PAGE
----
Integrated Crop Management

Soybean seed treatments for 2000

Dry weather conditions are predicted for this year's growing season. Although soybean seedling disease is generally not a concern under dry conditions, I have received questions on

  1. seed treatments because of the early planting of soybeans in March
  2. the effects of seed discoloration on seed quality, and
  3. new seed treatment chemicals on the market.

Early planting

In a normal-weather season, early-planted soybeans would grow in low-temperature, high-moisture soil, which increases seedling disease risk. If this spring's weather conditions are dry, seedling disease risk is less of a concern because dry soil is not conducive for disease occurrence. However, if soybean seeds are planted in fields with high moisture, such as river bottom fields, seed treatments may be needed. In fields with high moisture, disease risk may be high for early-planted soybean. Cool (<60°F) and wet soils are conducive to fungal seed rot or seedling death caused by Pythium and Fusarium.

[1] Damping-off caused by Pythium.

A study at Iowa State University (ISU) showed that most problematic Pythium species in Iowa prefer cool soil temperatures (<60°F) for infection.

Seed quality

Severe seed discoloration is an indicator of potential low-quality soybean seeds. However, only some causes of discoloration are associated with reduced germination rate. Discoloration may be caused by stress, insect wounding, or disease. It is unlikely that stress reduces seed quality, and thus germination, as much as viral or fungal diseases. Severe infection by viral and fungal diseases may result in reduced seed germination and is associated with seed discoloration. Seed treatment for seeds infected by fungal pathogens can improve germination rate. Treatments for seed infected with viruses are not available.

New chemical treatments

Chemicals are effective in controlling some fungi and these chemicals are often specific for certain diseases. Only the use of the correct chemicals can prevent damping-off. Refer to previous ICM articles on seed and seedling treatments for lists of chemicals and their control efficacies for major soybean seedling pathogens in Iowa. Generally, Apron is effective for controlling Pythium and Phytophthora.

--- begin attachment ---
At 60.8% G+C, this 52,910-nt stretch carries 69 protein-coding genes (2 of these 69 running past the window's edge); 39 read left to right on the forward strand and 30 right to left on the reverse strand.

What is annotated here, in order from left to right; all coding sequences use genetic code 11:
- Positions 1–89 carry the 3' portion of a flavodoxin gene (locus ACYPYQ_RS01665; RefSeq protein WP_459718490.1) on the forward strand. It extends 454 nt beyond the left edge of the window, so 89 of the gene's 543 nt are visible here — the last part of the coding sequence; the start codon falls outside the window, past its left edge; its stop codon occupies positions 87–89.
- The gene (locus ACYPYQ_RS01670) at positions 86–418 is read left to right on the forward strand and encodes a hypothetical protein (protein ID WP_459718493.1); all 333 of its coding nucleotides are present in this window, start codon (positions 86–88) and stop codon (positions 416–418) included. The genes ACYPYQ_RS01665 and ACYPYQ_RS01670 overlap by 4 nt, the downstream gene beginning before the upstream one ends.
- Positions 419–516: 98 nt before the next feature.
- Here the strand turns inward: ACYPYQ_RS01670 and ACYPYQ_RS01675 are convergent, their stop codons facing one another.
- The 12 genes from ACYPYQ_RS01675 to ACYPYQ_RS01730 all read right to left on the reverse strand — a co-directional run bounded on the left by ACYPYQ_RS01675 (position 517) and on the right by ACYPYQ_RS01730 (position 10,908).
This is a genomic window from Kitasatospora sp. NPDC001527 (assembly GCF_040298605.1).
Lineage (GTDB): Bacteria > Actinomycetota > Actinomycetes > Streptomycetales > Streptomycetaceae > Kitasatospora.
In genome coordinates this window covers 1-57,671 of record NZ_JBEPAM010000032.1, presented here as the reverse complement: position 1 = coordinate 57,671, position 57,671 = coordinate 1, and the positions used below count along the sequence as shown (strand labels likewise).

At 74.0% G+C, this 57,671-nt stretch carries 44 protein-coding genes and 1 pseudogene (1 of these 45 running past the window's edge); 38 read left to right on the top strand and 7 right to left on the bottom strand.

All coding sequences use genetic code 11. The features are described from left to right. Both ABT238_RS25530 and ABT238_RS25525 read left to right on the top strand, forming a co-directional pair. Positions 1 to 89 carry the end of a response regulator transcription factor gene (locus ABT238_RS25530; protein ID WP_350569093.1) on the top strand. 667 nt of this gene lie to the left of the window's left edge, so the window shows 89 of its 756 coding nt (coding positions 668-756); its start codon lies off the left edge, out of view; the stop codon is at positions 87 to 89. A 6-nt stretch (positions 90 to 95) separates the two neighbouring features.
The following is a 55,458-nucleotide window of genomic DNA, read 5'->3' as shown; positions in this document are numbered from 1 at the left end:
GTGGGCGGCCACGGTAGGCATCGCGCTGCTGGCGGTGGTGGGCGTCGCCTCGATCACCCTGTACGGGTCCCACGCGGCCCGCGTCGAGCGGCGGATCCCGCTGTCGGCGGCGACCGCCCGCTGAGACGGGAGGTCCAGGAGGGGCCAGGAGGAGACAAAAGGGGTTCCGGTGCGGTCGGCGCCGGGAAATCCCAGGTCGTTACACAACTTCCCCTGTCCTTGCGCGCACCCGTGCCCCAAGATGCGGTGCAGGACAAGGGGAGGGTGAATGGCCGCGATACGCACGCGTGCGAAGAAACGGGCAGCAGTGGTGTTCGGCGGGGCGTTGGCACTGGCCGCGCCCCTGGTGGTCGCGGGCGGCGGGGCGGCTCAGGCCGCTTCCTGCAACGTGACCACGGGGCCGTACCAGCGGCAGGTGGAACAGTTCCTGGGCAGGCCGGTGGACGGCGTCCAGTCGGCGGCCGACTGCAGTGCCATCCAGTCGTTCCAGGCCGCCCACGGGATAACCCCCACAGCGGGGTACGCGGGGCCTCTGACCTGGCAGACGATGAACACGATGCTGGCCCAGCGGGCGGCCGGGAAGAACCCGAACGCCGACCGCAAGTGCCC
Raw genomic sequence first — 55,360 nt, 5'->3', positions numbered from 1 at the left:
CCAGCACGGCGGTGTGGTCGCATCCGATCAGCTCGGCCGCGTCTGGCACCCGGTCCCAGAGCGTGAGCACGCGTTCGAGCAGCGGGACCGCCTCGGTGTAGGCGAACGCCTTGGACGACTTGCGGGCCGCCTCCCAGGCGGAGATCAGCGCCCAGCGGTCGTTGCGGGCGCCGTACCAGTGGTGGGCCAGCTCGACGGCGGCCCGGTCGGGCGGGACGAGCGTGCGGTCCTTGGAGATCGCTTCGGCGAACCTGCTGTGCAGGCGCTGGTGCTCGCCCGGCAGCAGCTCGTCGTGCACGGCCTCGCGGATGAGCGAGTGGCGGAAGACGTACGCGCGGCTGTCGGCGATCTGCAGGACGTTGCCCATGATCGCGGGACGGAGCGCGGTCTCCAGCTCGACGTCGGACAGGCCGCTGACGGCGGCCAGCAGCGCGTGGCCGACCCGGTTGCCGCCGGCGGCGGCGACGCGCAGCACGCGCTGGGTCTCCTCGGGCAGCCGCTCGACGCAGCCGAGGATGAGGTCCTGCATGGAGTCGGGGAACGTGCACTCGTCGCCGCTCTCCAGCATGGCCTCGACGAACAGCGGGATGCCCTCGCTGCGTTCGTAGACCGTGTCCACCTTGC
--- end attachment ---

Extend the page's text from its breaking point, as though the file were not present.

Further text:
ApronMaxx is a new soybean seed treatment. It is a prepack formulation of Maxim (fludioxonil at 2.5 g/100 kg seed) and Apron XL (at 3.75g/100 kg seed). This seed treatment chemical can effectively control a broad spectrum of soybean seedling diseases, including almost all important seedling diseases in Iowa. It reduces fungal damage by contact and systematic control. Field evaluations by scientists at the Universities of Illinois, Missouri, and Wisconsin as well as ISU show an increase in yield and stand establishment. This chemical also is very effective against Phomopsis, a major fungus causing seed-quality problems in the past 2 years. Furthermore, this treatment can be used for on-farm seed treatments with simple equipment mounted directly and conveniently on a wagon or a truck box to dispense fungicides onto seeds during planting.

This article originally appeared on page 27 of the IC-484 (4) -- April 10, 2000 issue.


Source URL:
http://www.ipm.iastate.edu/ipm/icm//ipm/icm/2000/4-10-2000/soytreat2000.html